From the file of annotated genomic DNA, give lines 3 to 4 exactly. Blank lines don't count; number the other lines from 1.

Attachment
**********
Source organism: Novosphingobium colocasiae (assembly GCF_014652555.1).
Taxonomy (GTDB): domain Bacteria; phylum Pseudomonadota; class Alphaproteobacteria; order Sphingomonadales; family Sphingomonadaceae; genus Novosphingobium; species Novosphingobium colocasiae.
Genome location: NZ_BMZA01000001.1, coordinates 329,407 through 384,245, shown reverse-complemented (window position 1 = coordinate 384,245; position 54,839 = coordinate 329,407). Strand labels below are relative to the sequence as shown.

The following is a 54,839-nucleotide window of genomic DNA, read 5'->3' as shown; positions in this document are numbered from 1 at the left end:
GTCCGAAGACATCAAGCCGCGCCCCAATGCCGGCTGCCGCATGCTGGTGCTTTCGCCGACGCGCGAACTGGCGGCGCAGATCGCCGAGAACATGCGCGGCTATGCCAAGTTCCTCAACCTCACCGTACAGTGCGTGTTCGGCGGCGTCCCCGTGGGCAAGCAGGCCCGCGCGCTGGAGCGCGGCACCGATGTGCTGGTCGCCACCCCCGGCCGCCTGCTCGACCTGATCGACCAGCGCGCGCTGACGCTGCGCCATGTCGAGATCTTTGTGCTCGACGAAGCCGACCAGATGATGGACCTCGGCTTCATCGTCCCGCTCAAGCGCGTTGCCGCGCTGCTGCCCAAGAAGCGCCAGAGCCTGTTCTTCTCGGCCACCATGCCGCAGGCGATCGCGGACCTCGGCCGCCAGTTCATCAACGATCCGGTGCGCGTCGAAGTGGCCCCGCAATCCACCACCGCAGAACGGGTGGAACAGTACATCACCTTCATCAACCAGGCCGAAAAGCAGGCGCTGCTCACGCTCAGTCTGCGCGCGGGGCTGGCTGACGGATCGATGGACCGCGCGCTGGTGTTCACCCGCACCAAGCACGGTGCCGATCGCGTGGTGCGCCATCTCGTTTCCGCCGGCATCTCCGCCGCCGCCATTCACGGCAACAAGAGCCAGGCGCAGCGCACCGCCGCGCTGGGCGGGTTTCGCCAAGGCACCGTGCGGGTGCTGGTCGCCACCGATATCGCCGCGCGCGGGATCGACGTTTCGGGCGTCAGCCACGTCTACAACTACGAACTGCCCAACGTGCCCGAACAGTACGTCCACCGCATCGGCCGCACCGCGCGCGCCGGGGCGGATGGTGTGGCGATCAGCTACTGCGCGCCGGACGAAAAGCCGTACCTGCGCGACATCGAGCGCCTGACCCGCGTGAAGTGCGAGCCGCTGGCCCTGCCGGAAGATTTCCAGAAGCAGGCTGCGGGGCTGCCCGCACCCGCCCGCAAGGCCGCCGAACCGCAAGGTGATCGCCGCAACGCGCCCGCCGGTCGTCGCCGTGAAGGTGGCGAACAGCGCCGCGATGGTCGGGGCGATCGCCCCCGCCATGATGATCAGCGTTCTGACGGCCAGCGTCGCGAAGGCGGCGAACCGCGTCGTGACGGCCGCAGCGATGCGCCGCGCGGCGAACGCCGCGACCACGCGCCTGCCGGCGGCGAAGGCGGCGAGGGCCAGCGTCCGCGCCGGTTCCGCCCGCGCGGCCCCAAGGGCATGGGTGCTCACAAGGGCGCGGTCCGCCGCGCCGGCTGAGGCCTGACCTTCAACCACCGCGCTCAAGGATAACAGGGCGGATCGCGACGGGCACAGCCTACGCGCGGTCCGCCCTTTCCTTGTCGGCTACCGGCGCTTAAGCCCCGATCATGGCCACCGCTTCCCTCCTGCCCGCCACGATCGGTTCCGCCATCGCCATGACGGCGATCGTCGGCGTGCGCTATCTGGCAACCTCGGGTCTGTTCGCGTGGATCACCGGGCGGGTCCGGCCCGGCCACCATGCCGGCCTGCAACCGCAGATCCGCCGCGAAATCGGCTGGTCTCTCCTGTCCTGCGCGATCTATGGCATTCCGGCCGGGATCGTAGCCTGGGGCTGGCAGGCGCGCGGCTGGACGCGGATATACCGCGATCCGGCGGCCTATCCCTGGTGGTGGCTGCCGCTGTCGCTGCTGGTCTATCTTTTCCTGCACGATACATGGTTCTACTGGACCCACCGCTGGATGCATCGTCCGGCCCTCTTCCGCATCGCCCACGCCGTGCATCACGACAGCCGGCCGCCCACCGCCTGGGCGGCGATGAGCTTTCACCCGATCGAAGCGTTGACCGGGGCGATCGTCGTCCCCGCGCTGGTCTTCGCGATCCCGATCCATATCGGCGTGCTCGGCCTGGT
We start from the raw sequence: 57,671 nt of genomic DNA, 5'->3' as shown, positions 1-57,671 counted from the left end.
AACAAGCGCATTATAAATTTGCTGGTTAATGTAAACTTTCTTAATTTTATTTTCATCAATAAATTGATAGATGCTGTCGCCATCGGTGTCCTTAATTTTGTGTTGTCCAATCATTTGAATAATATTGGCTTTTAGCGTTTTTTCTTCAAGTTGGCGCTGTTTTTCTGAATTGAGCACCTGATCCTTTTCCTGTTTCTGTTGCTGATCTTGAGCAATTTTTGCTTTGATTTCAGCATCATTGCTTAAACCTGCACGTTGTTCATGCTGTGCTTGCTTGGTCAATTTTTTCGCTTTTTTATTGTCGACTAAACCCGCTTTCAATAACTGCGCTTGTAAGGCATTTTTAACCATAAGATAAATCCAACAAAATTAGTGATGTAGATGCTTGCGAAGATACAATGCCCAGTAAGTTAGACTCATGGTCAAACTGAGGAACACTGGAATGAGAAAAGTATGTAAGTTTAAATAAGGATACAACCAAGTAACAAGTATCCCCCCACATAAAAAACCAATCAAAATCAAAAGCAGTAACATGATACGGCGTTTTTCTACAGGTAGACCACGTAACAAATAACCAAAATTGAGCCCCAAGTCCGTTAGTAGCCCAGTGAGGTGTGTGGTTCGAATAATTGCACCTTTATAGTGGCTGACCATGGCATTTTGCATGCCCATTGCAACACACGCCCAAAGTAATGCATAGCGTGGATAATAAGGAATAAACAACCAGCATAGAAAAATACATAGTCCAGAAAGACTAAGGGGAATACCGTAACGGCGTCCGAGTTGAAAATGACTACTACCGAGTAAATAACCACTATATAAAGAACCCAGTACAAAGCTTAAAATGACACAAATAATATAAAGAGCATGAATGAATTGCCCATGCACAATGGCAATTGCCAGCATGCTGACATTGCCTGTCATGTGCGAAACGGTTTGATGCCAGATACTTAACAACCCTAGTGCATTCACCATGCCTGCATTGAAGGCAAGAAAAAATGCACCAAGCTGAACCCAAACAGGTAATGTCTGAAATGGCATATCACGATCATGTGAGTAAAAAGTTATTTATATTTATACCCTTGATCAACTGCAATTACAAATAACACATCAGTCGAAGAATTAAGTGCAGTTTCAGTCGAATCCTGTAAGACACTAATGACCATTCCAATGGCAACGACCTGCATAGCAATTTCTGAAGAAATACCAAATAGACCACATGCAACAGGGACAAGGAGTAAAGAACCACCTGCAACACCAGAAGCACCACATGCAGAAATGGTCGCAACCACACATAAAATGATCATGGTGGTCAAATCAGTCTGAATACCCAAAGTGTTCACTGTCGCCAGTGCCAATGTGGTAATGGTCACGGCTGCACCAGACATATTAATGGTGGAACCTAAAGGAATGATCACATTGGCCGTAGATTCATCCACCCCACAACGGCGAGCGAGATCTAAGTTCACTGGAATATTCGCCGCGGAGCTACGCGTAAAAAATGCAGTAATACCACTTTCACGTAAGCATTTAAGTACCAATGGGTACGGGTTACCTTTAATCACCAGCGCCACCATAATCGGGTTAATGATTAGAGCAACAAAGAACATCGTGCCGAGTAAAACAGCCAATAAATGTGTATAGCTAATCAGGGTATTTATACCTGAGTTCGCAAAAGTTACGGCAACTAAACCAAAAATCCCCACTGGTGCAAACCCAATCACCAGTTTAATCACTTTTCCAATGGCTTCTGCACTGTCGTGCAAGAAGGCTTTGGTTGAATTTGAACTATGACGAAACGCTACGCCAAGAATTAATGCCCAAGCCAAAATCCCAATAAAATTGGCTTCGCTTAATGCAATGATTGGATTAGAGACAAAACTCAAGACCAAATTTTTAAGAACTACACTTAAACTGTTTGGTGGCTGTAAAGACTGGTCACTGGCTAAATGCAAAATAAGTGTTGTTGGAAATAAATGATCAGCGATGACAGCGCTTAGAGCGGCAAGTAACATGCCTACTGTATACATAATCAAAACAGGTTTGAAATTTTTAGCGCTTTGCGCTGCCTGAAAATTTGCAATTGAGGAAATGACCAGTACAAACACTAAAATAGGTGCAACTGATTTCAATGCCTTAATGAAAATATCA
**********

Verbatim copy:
Genome location: NZ_BMZA01000001.1, coordinates 329,407 through 384,245, shown reverse-complemented (window position 1 = coordinate 384,245; position 54,839 = coordinate 329,407). Strand labels below are relative to the sequence as shown.

The following is a 54,839-nucleotide window of genomic DNA, read 5'->3' as shown; positions in this document are numbered from 1 at the left end: